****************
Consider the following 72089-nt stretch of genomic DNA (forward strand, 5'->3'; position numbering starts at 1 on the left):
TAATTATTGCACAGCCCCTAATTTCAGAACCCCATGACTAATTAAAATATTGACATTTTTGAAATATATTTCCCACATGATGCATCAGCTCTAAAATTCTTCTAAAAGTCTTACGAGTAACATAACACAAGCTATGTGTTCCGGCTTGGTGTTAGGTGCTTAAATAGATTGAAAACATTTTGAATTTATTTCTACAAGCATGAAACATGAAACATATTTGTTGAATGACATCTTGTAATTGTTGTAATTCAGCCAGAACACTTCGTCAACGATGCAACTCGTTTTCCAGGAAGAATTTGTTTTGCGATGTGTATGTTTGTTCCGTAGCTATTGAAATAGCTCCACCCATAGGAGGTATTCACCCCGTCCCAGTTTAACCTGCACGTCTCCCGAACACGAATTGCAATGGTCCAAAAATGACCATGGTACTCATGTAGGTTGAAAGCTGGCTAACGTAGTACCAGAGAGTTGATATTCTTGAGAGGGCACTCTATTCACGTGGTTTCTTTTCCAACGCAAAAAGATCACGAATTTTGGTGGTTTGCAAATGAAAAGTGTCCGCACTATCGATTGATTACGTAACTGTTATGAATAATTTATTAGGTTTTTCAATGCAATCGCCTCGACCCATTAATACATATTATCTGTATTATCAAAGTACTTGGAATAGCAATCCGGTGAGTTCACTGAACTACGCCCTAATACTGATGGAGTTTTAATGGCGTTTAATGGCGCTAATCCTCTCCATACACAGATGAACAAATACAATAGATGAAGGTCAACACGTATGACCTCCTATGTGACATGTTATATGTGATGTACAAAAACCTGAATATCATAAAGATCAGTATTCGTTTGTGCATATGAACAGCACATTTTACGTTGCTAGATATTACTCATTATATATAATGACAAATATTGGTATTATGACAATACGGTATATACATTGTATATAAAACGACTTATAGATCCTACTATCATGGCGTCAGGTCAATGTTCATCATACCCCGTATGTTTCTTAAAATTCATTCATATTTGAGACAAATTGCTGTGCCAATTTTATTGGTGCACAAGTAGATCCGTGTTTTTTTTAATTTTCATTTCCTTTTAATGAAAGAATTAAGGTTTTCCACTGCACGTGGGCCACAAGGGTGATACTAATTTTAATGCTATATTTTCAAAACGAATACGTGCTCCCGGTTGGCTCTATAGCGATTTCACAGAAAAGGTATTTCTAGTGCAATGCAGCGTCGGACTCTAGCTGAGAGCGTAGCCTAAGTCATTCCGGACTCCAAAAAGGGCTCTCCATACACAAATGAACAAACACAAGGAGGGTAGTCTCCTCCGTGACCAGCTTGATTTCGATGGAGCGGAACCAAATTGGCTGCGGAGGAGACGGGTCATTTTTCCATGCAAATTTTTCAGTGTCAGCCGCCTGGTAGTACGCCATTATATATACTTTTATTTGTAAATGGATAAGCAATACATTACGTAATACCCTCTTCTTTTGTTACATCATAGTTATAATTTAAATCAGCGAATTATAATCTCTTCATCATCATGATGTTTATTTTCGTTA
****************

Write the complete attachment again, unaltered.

Consider the following 72089-nt stretch of genomic DNA (forward strand, 5'->3'; position numbering starts at 1 on the left):
TAATTATTGCACAGCCCCTAATTTCAGAACCCCATGACTAATTAAAATATTGACATTTTTGAAATATATTTCCCACATGATGCATCAGCTCTAAAATTCTTCTAAAAGTCTTACGAGTAACATAACACAAGCTATGTGTTCCGGCTTGGTGTTAGGTGCTTAAATAGATTGAAAACATTTTGAATTTATTTCTACAAGCATGAAACATGAAACATATTTGTTGAATGACATCTTGTAATTGTTGTAATTCAGCCAGAACACTTCGTCAACGATGCAACTCGTTTTCCAGGAAGAATTTGTTTTGCGATGTGTATGTTTGTTCCGTAGCTATTGAAATAGCTCCACCCATAGGAGGTATTCACCCCGTCCCAGTTTAACCTGCACGTCTCCCGAACACGAATTGCAATGGTCCAAAAATGACCATGGTACTCATGTAGGTTGAAAGCTGGCTAACGTAGTACCAGAGAGTTGATATTCTTGAGAGGGCACTCTATTCACGTGGTTTCTTTTCCAACGCAAAAAGATCACGAATTTTGGTGGTTTGCAAATGAAAAGTGTCCGCACTATCGATTGATTACGTAACTGTTATGAATAATTTATTAGGTTTTTCAATGCAATCGCCTCGACCCATTAATACATATTATCTGTATTATCAAAGTACTTGGAATAGCAATCCGGTGAGTTCACTGAACTACGCCCTAATACTGATGGAGTTTTAATGGCGTTTAATGGCGCTAATCCTCTCCATACACAGATGAACAAATACAATAGATGAAGGTCAACACGTATGACCTCCTATGTGACATGTTATATGTGATGTACAAAAACCTGAATATCATAAAGATCAGTATTCGTTTGTGCATATGAACAGCACATTTTACGTTGCTAGATATTACTCATTATATATAATGACAAATATTGGTATTATGACAATACGGTATATACATTGTATATAAAACGACTTATAGATCCTACTATCATGGCGTCAGGTCAATGTTCATCATACCCCGTATGTTTCTTAAAATTCATTCATATTTGAGACAAATTGCTGTGCCAATTTTATTGGTGCACAAGTAGATCCGTGTTTTTTTTAATTTTCATTTCCTTTTAATGAAAGAATTAAGGTTTTCCACTGCACGTGGGCCACAAGGGTGATACTAATTTTAATGCTATATTTTCAAAACGAATACGTGCTCCCGGTTGGCTCTATAGCGATTTCACAGAAAAGGTATTTCTAGTGCAATGCAGCGTCGGACTCTAGCTGAGAGCGTAGCCTAAGTCATTCCGGACTCCAAAAAGGGCTCTCCATACACAAATGAACAAACACAAGGAGGGTAGTCTCCTCCGTGACCAGCTTGATTTCGATGGAGCGGAACCAAATTGGCTGCGGAGGAGACGGGTCATTTTTCCATGCAAATTTTTCAGTGTCAGCCGCCTGGTAGTACGCCATTATATATACTTTTATTTGTAAATGGATAAGCAATACATTACGTAATACCCTCTTCTTTTGTTACATCATAGTTATAATTTAAATCAGCGAATTATAATCTCTTCATCATCATGATGTTTATTTTCGTTA